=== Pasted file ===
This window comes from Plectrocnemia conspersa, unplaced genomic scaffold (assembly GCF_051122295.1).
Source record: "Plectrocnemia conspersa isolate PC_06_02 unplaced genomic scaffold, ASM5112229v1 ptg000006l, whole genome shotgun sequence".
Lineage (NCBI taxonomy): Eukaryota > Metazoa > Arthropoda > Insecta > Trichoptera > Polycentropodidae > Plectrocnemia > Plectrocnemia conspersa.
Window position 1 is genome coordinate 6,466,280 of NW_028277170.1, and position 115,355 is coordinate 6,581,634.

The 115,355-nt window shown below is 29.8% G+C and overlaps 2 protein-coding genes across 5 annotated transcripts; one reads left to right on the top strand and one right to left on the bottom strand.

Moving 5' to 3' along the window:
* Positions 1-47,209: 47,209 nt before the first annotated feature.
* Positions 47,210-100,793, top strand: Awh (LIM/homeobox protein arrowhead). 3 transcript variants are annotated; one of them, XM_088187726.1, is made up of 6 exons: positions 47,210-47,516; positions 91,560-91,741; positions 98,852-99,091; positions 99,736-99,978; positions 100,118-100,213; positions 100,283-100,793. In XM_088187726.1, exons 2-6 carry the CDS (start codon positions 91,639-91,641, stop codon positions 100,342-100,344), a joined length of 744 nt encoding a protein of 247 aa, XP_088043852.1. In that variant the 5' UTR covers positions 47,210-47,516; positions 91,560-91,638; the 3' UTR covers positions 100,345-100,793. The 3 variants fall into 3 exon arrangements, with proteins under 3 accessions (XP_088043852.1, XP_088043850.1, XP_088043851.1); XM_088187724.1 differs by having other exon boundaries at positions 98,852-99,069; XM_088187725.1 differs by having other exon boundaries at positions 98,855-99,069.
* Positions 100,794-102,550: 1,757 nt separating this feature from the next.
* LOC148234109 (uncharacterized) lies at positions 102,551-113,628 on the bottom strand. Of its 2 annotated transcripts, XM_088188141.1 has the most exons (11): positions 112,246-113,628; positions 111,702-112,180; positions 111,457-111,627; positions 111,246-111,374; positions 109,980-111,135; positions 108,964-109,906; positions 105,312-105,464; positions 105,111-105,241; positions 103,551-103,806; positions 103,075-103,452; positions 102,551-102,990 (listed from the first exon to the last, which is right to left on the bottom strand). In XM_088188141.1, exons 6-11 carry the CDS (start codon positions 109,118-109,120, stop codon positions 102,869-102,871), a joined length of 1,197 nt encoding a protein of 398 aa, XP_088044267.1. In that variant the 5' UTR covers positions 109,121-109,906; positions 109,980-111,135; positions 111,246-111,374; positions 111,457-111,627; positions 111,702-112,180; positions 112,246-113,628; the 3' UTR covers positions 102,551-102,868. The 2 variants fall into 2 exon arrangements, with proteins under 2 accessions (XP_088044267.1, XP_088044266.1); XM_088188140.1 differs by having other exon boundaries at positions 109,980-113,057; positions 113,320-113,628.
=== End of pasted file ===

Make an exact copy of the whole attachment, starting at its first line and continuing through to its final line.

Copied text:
This window comes from Plectrocnemia conspersa, unplaced genomic scaffold (assembly GCF_051122295.1).
Source record: "Plectrocnemia conspersa isolate PC_06_02 unplaced genomic scaffold, ASM5112229v1 ptg000006l, whole genome shotgun sequence".
Lineage (NCBI taxonomy): Eukaryota > Metazoa > Arthropoda > Insecta > Trichoptera > Polycentropodidae > Plectrocnemia > Plectrocnemia conspersa.
Window position 1 is genome coordinate 6,466,280 of NW_028277170.1, and position 115,355 is coordinate 6,581,634.

The 115,355-nt window shown below is 29.8% G+C and overlaps 2 protein-coding genes across 5 annotated transcripts; one reads left to right on the top strand and one right to left on the bottom strand.

Moving 5' to 3' along the window:
* Positions 1-47,209: 47,209 nt before the first annotated feature.
* Positions 47,210-100,793, top strand: Awh (LIM/homeobox protein arrowhead). 3 transcript variants are annotated; one of them, XM_088187726.1, is made up of 6 exons: positions 47,210-47,516; positions 91,560-91,741; positions 98,852-99,091; positions 99,736-99,978; positions 100,118-100,213; positions 100,283-100,793. In XM_088187726.1, exons 2-6 carry the CDS (start codon positions 91,639-91,641, stop codon positions 100,342-100,344), a joined length of 744 nt encoding a protein of 247 aa, XP_088043852.1. In that variant the 5' UTR covers positions 47,210-47,516; positions 91,560-91,638; the 3' UTR covers positions 100,345-100,793. The 3 variants fall into 3 exon arrangements, with proteins under 3 accessions (XP_088043852.1, XP_088043850.1, XP_088043851.1); XM_088187724.1 differs by having other exon boundaries at positions 98,852-99,069; XM_088187725.1 differs by having other exon boundaries at positions 98,855-99,069.
* Positions 100,794-102,550: 1,757 nt separating this feature from the next.
* LOC148234109 (uncharacterized) lies at positions 102,551-113,628 on the bottom strand. Of its 2 annotated transcripts, XM_088188141.1 has the most exons (11): positions 112,246-113,628; positions 111,702-112,180; positions 111,457-111,627; positions 111,246-111,374; positions 109,980-111,135; positions 108,964-109,906; positions 105,312-105,464; positions 105,111-105,241; positions 103,551-103,806; positions 103,075-103,452; positions 102,551-102,990 (listed from the first exon to the last, which is right to left on the bottom strand). In XM_088188141.1, exons 6-11 carry the CDS (start codon positions 109,118-109,120, stop codon positions 102,869-102,871), a joined length of 1,197 nt encoding a protein of 398 aa, XP_088044267.1. In that variant the 5' UTR covers positions 109,121-109,906; positions 109,980-111,135; positions 111,246-111,374; positions 111,457-111,627; positions 111,702-112,180; positions 112,246-113,628; the 3' UTR covers positions 102,551-102,868. The 2 variants fall into 2 exon arrangements, with proteins under 2 accessions (XP_088044267.1, XP_088044266.1); XM_088188140.1 differs by having other exon boundaries at positions 109,980-113,057; positions 113,320-113,628.